CUSU condemns UKBA decision on London Metropolitan University
CUSU described the actions, which leave 2000 students facing deportation, as "entirely disproportionate"
The UK Border Agency yesterday decided to revoke the London Metropolitan University’s ability to validate the visas' of international students. As a result the university can no longer teach or recruit non-EU students, leaving 2000 students currently in the middle of their degrees to face the possibility of deportation from the UK.
The decision also threatens the future of the university as a whole, as Vice-Chancellor Malcolm Gillies has suggested that it could lead to a budget deficit of nearly £30m for the coming year, disrupting the studies of the remaining EU students.
The Border Agency claims the decision has been based on the university having “failed to address serious and systemic failings” that were identified six months ago. These failings included students not having leave to stay in the country, a lack of evidence that mandatory English levels had been reached and inconclusive records of attendance being kept.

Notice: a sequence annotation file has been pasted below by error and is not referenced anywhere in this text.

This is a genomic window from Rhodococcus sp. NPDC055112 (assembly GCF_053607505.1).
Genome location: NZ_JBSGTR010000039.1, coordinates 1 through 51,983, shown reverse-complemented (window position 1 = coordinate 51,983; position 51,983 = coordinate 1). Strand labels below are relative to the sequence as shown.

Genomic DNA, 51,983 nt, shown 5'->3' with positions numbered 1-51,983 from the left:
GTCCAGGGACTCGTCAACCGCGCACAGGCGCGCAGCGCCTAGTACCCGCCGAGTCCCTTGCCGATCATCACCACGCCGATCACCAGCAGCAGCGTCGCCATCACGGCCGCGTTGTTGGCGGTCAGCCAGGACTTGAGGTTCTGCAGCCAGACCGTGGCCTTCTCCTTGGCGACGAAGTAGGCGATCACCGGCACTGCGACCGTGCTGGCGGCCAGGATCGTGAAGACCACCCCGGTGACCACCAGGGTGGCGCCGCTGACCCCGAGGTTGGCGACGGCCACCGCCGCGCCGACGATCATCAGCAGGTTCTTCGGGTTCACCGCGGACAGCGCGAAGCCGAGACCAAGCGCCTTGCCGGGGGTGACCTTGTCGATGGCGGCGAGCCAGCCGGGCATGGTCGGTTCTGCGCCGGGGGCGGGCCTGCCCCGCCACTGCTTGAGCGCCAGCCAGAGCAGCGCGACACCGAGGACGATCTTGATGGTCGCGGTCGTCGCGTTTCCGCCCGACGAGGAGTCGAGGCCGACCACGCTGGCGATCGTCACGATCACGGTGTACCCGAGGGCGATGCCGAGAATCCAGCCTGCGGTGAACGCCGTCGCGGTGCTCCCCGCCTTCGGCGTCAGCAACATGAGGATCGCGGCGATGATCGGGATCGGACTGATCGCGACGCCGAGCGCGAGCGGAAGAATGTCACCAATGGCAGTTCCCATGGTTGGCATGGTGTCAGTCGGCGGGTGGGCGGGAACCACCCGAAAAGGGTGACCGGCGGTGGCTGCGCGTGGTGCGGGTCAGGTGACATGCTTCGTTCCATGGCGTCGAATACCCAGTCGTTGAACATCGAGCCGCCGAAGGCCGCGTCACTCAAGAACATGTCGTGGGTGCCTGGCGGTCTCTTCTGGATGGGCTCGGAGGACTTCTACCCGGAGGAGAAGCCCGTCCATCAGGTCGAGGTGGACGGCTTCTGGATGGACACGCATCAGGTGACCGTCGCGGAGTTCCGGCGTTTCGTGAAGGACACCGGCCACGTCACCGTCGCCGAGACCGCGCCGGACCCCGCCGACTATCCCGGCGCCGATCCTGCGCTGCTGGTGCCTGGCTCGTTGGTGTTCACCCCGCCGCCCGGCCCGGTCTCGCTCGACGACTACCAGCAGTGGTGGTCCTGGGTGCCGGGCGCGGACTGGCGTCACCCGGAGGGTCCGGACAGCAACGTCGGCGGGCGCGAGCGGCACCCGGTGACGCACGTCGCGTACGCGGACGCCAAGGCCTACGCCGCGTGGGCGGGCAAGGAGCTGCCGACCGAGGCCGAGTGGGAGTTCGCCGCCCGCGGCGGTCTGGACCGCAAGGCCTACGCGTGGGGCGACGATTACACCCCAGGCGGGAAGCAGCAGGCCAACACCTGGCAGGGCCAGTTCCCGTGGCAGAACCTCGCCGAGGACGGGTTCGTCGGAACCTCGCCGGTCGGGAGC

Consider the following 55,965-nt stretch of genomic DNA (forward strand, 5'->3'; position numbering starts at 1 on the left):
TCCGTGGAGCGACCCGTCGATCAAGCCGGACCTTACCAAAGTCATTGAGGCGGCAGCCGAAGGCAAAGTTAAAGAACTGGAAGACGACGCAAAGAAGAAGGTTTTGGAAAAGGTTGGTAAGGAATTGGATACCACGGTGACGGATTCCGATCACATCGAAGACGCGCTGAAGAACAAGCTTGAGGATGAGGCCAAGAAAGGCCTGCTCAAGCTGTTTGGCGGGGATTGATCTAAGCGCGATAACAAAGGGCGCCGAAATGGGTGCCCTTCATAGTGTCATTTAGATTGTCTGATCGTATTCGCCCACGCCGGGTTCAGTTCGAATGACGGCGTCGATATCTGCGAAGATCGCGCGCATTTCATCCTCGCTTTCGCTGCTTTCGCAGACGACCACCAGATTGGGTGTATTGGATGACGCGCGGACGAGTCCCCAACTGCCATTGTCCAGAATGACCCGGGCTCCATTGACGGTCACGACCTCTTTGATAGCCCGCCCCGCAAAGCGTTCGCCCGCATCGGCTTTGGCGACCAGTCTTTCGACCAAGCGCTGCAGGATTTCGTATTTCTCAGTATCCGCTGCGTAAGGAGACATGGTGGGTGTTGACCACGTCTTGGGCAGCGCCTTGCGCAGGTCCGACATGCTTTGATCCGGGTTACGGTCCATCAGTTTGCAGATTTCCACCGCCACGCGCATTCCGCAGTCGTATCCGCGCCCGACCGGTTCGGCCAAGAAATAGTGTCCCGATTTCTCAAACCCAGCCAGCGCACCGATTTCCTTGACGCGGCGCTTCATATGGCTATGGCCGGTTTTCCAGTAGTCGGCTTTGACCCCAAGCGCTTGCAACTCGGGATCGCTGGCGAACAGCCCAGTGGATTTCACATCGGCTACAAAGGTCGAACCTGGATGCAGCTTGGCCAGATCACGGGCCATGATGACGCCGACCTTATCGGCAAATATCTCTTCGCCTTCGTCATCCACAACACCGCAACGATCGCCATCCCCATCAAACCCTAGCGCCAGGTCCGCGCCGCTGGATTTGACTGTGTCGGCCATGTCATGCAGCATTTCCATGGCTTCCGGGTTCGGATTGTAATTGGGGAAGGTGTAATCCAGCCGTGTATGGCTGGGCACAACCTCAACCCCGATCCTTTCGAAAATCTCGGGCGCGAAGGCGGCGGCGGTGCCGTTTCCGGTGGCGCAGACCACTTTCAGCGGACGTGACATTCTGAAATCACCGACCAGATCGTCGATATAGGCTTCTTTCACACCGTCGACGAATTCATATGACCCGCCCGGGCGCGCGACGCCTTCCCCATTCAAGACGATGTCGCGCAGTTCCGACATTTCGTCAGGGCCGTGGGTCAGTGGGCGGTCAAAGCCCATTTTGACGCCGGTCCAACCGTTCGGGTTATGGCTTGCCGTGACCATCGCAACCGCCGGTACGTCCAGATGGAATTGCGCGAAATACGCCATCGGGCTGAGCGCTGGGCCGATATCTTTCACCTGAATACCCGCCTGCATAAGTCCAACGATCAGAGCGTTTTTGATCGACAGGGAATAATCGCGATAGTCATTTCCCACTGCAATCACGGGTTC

In a statement released this evening CUSU said that: “The UKBA’s unprecedented decision is entirely disproportionate, and must be challenged. Thousands of legitimate students, many of whom are half way through their degree courses, have been given 60 days’ notice of their deportation, through no fault of their own.”
CUSU were also quick to point out that this decision has the potential to affect other universities in the UK, including Cambridge. New CUSU President Rosalyn Old describing it as: “part of adangerous agenda to discourage international students from coming to study in the UK."
The NUS had already condemned the action of the UKBA with President Liam Burns saying: "It is disgusting that international students continue to be used as a political football by politicians who seem either incapable of understanding, or are simply uncaring about the impact of their decisions on individuals, universities and the UK economy.”